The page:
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J Young Pharm. 2011 Oct;3(4):329-33.

Drug-drug interactions in hospitalized cardiac patients.

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1
Department of Pharmacy Practice, Manipal College of Pharmaceutical Sciences, Manipal, India.

Abstract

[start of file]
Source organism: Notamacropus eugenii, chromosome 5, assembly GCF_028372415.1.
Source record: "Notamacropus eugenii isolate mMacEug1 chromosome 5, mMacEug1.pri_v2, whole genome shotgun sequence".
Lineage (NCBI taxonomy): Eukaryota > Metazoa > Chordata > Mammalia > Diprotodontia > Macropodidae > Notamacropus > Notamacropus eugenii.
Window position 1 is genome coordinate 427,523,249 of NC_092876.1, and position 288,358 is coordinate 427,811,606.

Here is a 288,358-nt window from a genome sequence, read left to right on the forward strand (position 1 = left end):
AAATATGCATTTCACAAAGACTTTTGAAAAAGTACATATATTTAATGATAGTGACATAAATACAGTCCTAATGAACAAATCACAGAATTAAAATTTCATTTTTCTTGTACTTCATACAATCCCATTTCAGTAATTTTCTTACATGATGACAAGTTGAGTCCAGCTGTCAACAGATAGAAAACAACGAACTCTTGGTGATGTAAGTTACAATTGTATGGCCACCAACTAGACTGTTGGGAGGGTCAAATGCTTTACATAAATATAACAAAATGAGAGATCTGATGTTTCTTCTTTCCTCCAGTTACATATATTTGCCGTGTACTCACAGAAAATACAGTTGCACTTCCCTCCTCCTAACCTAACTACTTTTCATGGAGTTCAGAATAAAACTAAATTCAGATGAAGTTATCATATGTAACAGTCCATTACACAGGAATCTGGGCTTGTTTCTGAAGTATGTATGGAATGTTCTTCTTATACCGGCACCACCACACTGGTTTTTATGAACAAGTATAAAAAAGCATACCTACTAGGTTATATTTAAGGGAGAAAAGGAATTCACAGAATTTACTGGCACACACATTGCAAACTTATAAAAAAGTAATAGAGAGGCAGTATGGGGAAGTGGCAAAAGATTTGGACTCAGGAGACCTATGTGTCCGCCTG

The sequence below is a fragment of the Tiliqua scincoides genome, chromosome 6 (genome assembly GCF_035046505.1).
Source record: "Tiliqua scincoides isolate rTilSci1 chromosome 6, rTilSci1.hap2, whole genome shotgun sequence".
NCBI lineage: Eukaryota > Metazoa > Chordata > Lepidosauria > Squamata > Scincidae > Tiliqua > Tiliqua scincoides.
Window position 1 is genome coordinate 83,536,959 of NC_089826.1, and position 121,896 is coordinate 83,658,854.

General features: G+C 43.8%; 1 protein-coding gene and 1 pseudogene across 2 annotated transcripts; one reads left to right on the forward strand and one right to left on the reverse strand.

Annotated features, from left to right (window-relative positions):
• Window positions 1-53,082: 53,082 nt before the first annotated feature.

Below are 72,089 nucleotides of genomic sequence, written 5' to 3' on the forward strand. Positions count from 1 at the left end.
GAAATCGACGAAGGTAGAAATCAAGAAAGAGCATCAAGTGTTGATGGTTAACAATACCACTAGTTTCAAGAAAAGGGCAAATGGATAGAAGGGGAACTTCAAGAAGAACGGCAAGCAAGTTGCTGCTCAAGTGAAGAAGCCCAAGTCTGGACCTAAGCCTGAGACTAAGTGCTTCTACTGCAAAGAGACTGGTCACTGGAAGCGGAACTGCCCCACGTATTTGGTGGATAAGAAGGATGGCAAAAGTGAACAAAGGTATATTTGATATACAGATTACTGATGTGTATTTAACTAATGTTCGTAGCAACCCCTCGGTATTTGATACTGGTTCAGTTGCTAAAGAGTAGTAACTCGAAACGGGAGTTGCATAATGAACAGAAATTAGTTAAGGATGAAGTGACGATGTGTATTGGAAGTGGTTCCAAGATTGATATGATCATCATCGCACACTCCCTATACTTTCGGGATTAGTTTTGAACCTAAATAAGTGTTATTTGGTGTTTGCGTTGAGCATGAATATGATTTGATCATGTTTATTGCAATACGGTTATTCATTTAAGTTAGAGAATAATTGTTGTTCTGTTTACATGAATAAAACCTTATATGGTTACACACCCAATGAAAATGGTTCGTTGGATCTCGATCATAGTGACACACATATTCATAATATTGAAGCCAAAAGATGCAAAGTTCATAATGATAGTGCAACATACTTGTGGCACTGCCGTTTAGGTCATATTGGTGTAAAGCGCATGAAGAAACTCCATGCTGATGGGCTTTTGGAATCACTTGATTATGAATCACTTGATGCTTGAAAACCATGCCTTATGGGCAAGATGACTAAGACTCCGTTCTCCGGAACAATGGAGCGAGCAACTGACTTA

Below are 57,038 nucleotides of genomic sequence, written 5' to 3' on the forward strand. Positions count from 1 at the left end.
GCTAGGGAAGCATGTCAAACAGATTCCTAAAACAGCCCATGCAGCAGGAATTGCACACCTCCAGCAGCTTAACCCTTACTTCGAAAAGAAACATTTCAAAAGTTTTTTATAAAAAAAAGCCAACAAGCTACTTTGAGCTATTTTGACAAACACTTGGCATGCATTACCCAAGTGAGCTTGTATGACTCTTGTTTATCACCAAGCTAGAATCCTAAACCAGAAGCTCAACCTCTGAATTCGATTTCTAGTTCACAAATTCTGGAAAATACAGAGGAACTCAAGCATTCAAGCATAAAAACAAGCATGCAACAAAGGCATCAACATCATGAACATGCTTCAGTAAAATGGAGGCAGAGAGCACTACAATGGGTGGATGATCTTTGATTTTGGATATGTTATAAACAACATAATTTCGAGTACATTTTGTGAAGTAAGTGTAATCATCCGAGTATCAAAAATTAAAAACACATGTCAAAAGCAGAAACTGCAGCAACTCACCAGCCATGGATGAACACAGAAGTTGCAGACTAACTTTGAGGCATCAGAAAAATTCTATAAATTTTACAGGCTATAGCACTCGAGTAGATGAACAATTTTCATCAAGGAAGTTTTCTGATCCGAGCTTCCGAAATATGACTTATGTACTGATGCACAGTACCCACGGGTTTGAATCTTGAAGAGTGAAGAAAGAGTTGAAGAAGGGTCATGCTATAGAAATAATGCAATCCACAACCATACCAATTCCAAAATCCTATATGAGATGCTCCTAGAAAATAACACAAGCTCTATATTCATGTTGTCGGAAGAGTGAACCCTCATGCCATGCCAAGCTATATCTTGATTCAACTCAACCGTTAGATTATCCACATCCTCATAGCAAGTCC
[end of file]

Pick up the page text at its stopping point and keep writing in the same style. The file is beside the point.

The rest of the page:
Drug-drug interactions (DDIs) are defined as two or more drugs interacting in such a manner that the effectiveness or toxicity of one or more drugs is altered. DDI in patients receiving multidrug therapy is a major concern. The aim of the present study was to assess the incidence and risk factors of DDIs in patients admitted in cardiology unit of a teaching hospital. A prospective, observational study was carried out for a period of 3 months (April-July 2009). During the study period, a total of 600 prescriptions were analyzed and it was found that 88 patients had at least one DDI. The percentage of DDIs was higher in females compared to males (56.82% vs. 43.18%). DDIs were observed more in the age group of 60 years and above (57.96). Patients with more than 10 prescribed drugs developed DDIs more frequently [58 (65.91%)]. Heparin [55 (62.25%)] and aspirin [42 (47.72%)] were the most common drugs responsible for DDIs. Bleeding was the commonest clinical consequence [76 (86.63%)] found in this study population. On assessment of severity of DDIs, majority of the cases were classified as moderate in severity (61.36%). Aging, female gender and increase in concurrent medications were found to be associated with increased DDIs. Patients having these risk factors can be actively monitored during their stay in the cardiology department to identify DDIs.

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